The impact of spinal cord injury on sexual function: Concerns of the general population

K. D. Anderson, J. F. Borisoff, R. D. Johnson, S. A. Stiens, S. L. Elliott

Research output: Contribution to journalArticlepeer-review

121 Scopus citations


Study Design: Secure, web-based survey. Objectives: Obtain information from the spinal cord injured (SCI) population regarding sexual dysfunctions, with the aim of developing new basic science and clinical research and eventual therapies targeting these issues. Setting: Worldwide web. Methods: Individuals 18 years or older living with SCI. Participants obtained a pass-code to enter a secure website and answered survey questions. A total of 286 subjects completed the survey. Results: The majority of participants stated that their SCI altered their sexual sense of self and that improving their sexual function would improve their quality of life (QoL). The primary reason for pursuing sexual activity was for intimacy need, not fertility. Bladder and bowel concerns during sexual activity were not strong enough to deter the majority of the population from engaging in sexual activity. However, in the subset of individuals concerned about bladder and/or bowel incontinence during sexual activity, this was a highly significant issue. In addition, the occurrence of autonomic dysreflexia (AD) during typical bladder or bowel care was a significant variable predicting the occurrence and distress of AD during sexual activity. Conclusion: Sexual function and its resultant impact on QoL is a major issue to an overwhelming majority of people living with SCI. This certainly constitutes the need for expanding research in multiple aspects to develop future therapeutic interventions for sexual health and SCI. Sponsorship: Christopher Reeve Foundation (#36708, KDA); Reeve-Irvine Research Center.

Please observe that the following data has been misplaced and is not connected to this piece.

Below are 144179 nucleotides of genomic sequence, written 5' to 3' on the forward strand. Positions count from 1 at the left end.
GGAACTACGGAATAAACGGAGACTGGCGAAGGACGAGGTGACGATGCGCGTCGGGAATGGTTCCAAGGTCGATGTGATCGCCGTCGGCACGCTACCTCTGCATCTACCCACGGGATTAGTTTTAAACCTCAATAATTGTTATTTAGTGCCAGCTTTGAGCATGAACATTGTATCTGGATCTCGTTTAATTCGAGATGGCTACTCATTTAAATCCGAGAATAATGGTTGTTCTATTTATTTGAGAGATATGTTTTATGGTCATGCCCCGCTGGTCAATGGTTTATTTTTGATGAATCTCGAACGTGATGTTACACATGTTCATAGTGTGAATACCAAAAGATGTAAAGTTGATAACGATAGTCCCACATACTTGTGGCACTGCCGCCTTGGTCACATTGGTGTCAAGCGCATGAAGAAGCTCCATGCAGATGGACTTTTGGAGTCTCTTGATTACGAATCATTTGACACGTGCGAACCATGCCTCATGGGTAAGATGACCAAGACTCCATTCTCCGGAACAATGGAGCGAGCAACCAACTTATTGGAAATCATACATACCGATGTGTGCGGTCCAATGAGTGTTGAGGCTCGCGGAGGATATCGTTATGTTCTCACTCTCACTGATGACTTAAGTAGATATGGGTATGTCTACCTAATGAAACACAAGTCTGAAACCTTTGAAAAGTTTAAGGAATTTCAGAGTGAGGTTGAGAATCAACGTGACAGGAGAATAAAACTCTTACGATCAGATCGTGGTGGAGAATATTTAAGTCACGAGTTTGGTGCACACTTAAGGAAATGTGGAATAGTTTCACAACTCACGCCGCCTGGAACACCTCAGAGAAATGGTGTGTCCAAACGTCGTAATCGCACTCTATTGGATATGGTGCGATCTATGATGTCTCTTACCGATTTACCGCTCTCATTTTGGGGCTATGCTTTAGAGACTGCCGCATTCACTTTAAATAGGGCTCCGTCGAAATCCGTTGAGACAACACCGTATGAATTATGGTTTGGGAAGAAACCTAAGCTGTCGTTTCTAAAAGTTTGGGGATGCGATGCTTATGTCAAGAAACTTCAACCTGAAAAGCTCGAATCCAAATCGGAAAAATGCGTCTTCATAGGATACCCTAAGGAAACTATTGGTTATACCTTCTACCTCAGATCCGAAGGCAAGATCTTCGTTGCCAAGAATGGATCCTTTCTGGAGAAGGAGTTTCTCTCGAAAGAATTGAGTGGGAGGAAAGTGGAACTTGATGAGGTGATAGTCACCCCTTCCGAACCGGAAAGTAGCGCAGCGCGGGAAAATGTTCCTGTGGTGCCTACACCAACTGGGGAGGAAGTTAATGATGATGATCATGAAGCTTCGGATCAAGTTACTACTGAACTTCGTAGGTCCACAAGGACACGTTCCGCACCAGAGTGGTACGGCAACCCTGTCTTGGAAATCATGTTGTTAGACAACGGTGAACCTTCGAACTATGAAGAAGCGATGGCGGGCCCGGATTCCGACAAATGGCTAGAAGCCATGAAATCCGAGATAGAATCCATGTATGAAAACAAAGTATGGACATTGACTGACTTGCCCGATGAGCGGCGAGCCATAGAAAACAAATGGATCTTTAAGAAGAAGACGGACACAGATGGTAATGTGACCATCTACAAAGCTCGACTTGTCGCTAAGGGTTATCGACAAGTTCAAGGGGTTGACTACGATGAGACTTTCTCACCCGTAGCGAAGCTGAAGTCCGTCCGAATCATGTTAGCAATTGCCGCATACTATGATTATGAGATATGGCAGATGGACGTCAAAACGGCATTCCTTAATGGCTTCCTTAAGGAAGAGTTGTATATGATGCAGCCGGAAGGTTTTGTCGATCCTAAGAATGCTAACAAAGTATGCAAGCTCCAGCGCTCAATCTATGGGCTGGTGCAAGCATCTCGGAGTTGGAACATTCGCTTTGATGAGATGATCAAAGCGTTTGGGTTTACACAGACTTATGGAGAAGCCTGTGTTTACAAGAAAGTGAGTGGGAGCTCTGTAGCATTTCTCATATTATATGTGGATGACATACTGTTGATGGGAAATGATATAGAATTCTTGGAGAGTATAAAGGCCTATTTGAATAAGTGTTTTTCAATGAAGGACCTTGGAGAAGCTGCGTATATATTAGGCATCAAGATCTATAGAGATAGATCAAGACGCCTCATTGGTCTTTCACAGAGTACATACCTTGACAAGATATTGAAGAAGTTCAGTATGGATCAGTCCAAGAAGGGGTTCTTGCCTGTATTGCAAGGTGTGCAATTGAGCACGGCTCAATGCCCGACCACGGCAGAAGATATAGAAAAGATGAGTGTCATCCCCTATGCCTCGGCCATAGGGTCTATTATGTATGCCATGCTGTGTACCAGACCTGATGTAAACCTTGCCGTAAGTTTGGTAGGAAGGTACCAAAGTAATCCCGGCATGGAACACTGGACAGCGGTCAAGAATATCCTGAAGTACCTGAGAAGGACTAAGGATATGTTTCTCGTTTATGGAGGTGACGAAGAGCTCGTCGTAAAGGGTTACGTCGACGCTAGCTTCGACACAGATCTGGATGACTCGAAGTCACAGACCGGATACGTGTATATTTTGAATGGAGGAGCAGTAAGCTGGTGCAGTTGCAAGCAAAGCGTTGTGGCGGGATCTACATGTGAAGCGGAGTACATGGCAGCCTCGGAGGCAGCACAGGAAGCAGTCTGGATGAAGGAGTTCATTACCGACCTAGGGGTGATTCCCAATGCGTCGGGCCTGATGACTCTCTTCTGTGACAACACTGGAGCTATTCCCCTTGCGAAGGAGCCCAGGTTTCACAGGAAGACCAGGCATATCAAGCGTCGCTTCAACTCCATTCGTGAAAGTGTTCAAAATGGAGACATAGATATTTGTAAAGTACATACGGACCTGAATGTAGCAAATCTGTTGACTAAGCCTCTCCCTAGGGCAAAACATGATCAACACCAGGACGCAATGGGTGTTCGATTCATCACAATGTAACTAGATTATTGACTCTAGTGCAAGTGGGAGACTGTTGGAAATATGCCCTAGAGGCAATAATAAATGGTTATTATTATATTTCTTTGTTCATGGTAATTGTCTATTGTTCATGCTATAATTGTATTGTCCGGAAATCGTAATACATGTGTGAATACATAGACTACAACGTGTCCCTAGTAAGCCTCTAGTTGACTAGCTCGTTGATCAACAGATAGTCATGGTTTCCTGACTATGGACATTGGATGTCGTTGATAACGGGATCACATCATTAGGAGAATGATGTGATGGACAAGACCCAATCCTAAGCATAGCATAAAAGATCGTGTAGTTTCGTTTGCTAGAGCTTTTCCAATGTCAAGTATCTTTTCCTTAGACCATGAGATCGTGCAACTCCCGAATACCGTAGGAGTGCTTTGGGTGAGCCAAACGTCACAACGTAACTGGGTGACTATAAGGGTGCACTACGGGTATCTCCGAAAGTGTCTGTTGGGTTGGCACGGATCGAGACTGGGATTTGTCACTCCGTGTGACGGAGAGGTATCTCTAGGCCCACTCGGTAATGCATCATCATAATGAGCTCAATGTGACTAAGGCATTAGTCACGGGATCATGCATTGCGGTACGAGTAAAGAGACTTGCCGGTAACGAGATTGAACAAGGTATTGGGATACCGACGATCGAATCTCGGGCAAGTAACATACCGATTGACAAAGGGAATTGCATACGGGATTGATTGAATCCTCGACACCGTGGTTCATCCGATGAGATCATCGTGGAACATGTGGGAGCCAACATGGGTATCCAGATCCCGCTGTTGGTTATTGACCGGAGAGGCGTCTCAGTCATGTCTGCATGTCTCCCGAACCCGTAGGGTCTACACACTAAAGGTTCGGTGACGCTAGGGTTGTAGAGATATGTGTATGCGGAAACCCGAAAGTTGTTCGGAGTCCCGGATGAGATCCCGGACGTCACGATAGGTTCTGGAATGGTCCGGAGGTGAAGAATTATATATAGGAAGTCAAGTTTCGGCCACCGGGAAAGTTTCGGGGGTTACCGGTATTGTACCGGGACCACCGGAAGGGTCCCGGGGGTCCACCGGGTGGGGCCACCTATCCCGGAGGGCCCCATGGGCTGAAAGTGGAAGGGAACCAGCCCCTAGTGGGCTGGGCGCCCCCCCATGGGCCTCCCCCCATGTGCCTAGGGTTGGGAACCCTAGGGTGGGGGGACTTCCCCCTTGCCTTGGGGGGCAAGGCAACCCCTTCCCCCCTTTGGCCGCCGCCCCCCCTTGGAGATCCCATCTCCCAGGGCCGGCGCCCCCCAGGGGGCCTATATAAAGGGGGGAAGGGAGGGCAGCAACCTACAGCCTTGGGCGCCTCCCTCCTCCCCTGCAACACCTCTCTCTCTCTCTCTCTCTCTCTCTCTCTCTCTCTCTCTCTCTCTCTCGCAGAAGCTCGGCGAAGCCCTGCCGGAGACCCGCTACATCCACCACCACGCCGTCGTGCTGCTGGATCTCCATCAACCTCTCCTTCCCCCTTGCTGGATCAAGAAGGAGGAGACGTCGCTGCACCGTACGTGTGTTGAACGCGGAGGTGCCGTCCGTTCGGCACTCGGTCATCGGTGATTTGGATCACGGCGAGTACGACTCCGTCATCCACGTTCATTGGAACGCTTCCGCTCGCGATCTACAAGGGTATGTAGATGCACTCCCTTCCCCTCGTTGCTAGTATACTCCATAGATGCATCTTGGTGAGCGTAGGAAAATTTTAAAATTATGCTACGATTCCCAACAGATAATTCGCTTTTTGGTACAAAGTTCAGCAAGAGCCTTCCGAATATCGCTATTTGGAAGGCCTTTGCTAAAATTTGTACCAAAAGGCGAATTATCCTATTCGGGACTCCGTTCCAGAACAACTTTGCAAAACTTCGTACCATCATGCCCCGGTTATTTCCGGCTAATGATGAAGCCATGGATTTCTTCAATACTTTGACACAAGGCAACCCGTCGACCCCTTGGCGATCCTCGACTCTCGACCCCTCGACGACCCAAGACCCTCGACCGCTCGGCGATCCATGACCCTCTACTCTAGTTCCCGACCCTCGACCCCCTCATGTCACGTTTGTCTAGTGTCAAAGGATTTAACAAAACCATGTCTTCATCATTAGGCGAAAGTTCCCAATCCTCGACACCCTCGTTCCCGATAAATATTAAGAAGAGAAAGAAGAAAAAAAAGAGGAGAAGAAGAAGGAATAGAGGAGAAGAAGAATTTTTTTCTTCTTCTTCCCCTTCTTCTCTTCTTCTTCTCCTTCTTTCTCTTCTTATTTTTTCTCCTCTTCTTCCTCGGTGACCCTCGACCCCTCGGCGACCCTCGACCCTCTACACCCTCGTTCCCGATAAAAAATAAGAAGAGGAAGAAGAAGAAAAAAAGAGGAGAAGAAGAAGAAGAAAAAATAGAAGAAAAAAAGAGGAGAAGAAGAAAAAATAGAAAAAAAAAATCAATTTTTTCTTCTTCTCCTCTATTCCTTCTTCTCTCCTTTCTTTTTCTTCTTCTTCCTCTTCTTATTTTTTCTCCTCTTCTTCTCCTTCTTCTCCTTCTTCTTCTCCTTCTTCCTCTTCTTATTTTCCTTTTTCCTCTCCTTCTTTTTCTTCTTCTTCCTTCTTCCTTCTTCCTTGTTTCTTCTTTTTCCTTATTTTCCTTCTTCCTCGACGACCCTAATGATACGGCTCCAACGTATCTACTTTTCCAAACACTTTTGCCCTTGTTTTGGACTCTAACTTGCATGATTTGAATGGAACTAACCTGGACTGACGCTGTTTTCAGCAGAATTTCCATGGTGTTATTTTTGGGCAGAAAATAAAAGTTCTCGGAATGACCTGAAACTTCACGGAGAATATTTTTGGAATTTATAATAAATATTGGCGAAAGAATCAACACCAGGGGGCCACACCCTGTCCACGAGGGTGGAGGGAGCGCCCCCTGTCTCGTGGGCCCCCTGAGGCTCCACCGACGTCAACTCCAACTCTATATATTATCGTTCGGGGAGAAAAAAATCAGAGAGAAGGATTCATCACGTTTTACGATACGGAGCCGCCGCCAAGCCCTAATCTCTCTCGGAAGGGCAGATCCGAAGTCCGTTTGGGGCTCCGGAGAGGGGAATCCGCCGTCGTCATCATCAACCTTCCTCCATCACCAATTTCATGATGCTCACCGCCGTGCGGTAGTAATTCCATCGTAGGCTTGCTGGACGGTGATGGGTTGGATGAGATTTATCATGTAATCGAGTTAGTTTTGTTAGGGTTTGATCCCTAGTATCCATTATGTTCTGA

Original languageEnglish (US)
Pages (from-to)328-337
Number of pages10
JournalSpinal Cord
Issue number5
StatePublished - May 2007
Externally publishedYes


  • Autonomic dysreflexia
  • Bladder and bowel
  • Complications
  • Quality of life
  • Sexual function
  • Spinal cord injury

ASJC Scopus subject areas

  • Clinical Neurology


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